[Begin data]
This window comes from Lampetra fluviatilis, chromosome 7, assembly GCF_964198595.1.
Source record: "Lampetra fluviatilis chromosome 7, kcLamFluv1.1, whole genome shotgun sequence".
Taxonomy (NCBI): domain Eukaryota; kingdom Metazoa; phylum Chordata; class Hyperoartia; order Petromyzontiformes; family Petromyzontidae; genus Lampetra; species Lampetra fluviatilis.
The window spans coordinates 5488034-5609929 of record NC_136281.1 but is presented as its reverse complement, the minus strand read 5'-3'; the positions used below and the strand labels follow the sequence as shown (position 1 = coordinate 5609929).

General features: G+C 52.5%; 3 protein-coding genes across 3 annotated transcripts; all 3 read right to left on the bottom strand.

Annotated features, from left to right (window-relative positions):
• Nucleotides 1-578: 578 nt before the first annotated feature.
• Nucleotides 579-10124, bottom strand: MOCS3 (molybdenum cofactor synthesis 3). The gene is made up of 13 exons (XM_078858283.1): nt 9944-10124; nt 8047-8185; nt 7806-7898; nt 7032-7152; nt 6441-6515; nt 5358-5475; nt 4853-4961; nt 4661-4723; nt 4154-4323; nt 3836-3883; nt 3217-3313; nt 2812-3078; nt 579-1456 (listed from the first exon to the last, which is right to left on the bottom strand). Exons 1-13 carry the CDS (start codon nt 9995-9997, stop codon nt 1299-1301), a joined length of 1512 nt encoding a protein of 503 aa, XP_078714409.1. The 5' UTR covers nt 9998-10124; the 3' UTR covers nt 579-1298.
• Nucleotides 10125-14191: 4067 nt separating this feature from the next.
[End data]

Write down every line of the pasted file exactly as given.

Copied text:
This window comes from Lampetra fluviatilis, chromosome 7, assembly GCF_964198595.1.
Source record: "Lampetra fluviatilis chromosome 7, kcLamFluv1.1, whole genome shotgun sequence".
Taxonomy (NCBI): domain Eukaryota; kingdom Metazoa; phylum Chordata; class Hyperoartia; order Petromyzontiformes; family Petromyzontidae; genus Lampetra; species Lampetra fluviatilis.
The window spans coordinates 5488034-5609929 of record NC_136281.1 but is presented as its reverse complement, the minus strand read 5'-3'; the positions used below and the strand labels follow the sequence as shown (position 1 = coordinate 5609929).

General features: G+C 52.5%; 3 protein-coding genes across 3 annotated transcripts; all 3 read right to left on the bottom strand.

Annotated features, from left to right (window-relative positions):
• Nucleotides 1-578: 578 nt before the first annotated feature.
• Nucleotides 579-10124, bottom strand: MOCS3 (molybdenum cofactor synthesis 3). The gene is made up of 13 exons (XM_078858283.1): nt 9944-10124; nt 8047-8185; nt 7806-7898; nt 7032-7152; nt 6441-6515; nt 5358-5475; nt 4853-4961; nt 4661-4723; nt 4154-4323; nt 3836-3883; nt 3217-3313; nt 2812-3078; nt 579-1456 (listed from the first exon to the last, which is right to left on the bottom strand). Exons 1-13 carry the CDS (start codon nt 9995-9997, stop codon nt 1299-1301), a joined length of 1512 nt encoding a protein of 503 aa, XP_078714409.1. The 5' UTR covers nt 9998-10124; the 3' UTR covers nt 579-1298.
• Nucleotides 10125-14191: 4067 nt separating this feature from the next.